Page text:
"A judge in Georgia threw out a rape conviction and ordered a new trial, because in his assessment, the victim (a woman with Down syndrome) didn’t ‘behave like a victim.’
William Jeffrey Dumas was convicted of repeatedly raping the 24-year-old victim on Oct. 18, 2010. However, Appeals Court Judge Christopher McFadden overturned that conviction and his reasons will likely cause your skin to boil. Via Salon:
"At no time prior to her outcry … did [the victim] behave like a victim," [McFadden] wrote in the order. "Nor did [William Jeffrey] Dumas behave like someone who had recently perpetrated a series of violent crimes against her. … It requires more than that bald argument to satisfy this court that it should ignore the fact that, until the outcry, neither of them showed any fear, guilt or inclination to retreat to a place of safety."
McFadden also wrote that the victim, who has Down syndrome, did not exhibit "visible distress" when she reported the rape.
OK, I will let the outrage settle in before we move on to the rest of the story.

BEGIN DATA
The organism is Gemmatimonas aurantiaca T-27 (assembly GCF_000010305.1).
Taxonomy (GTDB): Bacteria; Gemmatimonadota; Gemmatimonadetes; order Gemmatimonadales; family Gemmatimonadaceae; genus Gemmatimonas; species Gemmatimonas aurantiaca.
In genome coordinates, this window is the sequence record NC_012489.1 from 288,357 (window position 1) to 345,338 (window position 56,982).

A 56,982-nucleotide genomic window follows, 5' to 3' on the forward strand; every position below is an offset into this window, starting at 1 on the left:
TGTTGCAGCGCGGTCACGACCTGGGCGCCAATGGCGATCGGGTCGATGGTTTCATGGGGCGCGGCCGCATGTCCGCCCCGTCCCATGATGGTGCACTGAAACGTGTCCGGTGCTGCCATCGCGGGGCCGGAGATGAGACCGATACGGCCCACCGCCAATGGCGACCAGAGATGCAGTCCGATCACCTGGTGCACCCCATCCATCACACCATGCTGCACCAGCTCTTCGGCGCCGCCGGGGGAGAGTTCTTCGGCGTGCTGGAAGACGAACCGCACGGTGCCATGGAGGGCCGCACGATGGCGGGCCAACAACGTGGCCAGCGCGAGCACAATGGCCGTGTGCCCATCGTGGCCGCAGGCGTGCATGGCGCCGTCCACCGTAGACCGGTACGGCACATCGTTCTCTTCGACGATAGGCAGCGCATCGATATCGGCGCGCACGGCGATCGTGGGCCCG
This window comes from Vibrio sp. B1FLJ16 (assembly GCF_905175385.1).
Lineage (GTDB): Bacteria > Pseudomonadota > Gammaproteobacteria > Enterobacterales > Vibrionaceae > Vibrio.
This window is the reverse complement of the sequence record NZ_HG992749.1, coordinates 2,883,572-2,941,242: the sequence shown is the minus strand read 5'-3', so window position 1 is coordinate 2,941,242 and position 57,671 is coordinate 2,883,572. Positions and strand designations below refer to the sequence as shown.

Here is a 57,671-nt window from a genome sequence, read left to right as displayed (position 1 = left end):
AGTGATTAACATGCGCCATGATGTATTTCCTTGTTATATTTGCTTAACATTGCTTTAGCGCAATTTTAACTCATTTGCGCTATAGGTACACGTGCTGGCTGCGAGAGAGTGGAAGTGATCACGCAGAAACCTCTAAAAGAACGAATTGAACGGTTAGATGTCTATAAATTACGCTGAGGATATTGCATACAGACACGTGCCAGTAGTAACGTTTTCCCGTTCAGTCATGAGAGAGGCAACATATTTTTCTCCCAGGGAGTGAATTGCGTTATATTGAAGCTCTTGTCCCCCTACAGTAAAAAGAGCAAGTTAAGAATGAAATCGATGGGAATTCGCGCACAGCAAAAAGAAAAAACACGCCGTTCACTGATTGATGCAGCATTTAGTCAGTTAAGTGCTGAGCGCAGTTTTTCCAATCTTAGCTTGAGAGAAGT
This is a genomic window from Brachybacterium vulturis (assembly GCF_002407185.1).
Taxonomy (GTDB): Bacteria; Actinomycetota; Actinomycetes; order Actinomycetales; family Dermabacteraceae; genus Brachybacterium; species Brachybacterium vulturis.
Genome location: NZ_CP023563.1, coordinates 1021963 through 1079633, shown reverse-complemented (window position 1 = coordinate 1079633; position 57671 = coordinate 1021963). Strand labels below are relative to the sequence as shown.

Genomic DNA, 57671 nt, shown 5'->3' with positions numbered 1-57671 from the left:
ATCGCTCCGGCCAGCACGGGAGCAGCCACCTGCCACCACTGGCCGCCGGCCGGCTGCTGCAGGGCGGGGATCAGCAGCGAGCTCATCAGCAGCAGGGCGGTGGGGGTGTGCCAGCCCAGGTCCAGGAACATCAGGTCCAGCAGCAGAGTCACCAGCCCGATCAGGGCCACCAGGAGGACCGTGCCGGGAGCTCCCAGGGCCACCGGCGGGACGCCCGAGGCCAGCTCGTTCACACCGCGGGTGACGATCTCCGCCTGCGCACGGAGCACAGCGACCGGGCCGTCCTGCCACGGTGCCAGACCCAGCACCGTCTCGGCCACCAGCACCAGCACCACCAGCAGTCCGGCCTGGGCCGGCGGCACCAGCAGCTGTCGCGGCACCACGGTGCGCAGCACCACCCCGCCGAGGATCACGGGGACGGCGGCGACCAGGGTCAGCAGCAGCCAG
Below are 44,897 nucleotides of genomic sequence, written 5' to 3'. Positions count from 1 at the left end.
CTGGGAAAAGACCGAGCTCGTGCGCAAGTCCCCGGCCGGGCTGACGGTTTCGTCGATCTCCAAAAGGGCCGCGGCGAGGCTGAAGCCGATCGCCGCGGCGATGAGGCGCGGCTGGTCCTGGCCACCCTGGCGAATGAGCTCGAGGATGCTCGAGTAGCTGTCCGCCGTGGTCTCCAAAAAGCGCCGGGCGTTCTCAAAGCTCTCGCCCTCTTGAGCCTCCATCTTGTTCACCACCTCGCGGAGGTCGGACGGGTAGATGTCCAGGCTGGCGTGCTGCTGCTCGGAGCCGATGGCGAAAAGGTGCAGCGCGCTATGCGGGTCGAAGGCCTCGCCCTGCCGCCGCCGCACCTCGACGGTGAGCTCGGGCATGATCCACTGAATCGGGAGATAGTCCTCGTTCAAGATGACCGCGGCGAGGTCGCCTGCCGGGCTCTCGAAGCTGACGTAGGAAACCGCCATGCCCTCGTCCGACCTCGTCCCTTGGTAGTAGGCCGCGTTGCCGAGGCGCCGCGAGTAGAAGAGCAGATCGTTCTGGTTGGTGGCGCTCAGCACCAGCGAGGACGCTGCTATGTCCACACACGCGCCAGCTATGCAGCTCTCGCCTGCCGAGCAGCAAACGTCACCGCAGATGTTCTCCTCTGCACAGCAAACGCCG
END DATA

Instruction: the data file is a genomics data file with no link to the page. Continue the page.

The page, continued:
If you’re horrified by this don’t worry, you’re not alone. Prosecutor Scott Ballard said he felt "disgust" when he heard the news. " It was very hard for her to testify the first time because she didn’t want to even be in the same room where he was again," he said of the challenges of retrying the case.
"I had to go visit [the victim] and tell her that even though a jury had convicted her assailant of the crime, the judge was giving the guy a new trial," Ballard told the Atlanta Journal-Constitution. "Her parents were, as you can image, outraged."
The Fayette County prosecutor’s office has since attempted to have McFadden removed from the case, according to the Atlanta Journal Constitution:
The motion [to recuse McFadden] noted that trial testimony established that Dumas’ semen was found on the bed on which the woman slept the night of the alleged attack and that a doctor who examined the woman had made findings that were consistent she had been forcibly raped.
On Feb. 5, McFadden denied the prosecution’s motion and said he would remain on the case. Ballard said he is now appealing that decision to the same appeals court on which McFadden sits.
"I just hope we can get some justice," Ballard said."